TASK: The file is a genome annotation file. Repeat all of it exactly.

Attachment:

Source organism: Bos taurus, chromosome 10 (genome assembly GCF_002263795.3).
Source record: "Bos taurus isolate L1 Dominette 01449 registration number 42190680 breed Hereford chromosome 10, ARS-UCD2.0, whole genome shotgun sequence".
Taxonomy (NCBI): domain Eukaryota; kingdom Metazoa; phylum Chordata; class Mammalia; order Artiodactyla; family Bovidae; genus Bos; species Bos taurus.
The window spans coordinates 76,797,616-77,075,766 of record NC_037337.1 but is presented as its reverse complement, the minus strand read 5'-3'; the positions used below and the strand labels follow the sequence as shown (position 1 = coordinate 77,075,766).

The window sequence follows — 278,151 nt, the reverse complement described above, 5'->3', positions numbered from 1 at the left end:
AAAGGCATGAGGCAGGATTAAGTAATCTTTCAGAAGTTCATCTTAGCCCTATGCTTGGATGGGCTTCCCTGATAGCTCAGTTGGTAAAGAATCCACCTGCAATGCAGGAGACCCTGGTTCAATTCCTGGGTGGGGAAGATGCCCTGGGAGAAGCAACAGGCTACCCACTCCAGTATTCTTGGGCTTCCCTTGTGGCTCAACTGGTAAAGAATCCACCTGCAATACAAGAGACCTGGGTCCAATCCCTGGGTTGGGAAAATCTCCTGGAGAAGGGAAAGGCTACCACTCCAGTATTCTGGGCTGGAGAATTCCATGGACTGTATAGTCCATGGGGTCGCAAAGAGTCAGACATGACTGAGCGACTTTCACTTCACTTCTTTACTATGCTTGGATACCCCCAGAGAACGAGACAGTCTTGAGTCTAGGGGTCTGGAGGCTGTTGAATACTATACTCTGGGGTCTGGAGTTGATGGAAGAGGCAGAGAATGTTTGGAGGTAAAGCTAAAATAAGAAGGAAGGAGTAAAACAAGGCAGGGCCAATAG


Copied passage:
Source organism: Bos taurus, chromosome 10 (genome assembly GCF_002263795.3).
Source record: "Bos taurus isolate L1 Dominette 01449 registration number 42190680 breed Hereford chromosome 10, ARS-UCD2.0, whole genome shotgun sequence".
Taxonomy (NCBI): domain Eukaryota; kingdom Metazoa; phylum Chordata; class Mammalia; order Artiodactyla; family Bovidae; genus Bos; species Bos taurus.
The window spans coordinates 76,797,616-77,075,766 of record NC_037337.1 but is presented as its reverse complement, the minus strand read 5'-3'; the positions used below and the strand labels follow the sequence as shown (position 1 = coordinate 77,075,766).

The window sequence follows — 278,151 nt, the reverse complement described above, 5'->3', positions numbered from 1 at the left end:
AAAGGCATGAGGCAGGATTAAGTAATCTTTCAGAAGTTCATCTTAGCCCTATGCTTGGATGGGCTTCCCTGATAGCTCAGTTGGTAAAGAATCCACCTGCAATGCAGGAGACCCTGGTTCAATTCCTGGGTGGGGAAGATGCCCTGGGAGAAGCAACAGGCTACCCACTCCAGTATTCTTGGGCTTCCCTTGTGGCTCAACTGGTAAAGAATCCACCTGCAATACAAGAGACCTGGGTCCAATCCCTGGGTTGGGAAAATCTCCTGGAGAAGGGAAAGGCTACCACTCCAGTATTCTGGGCTGGAGAATTCCATGGACTGTATAGTCCATGGGGTCGCAAAGAGTCAGACATGACTGAGCGACTTTCACTTCACTTCTTTACTATGCTTGGATACCCCCAGAGAACGAGACAGTCTTGAGTCTAGGGGTCTGGAGGCTGTTGAATACTATACTCTGGGGTCTGGAGTTGATGGAAGAGGCAGAGAATGTTTGGAGGTAAAGCTAAAATAAGAAGGAAGGAGTAAAACAAGGCAGGGCCAATAG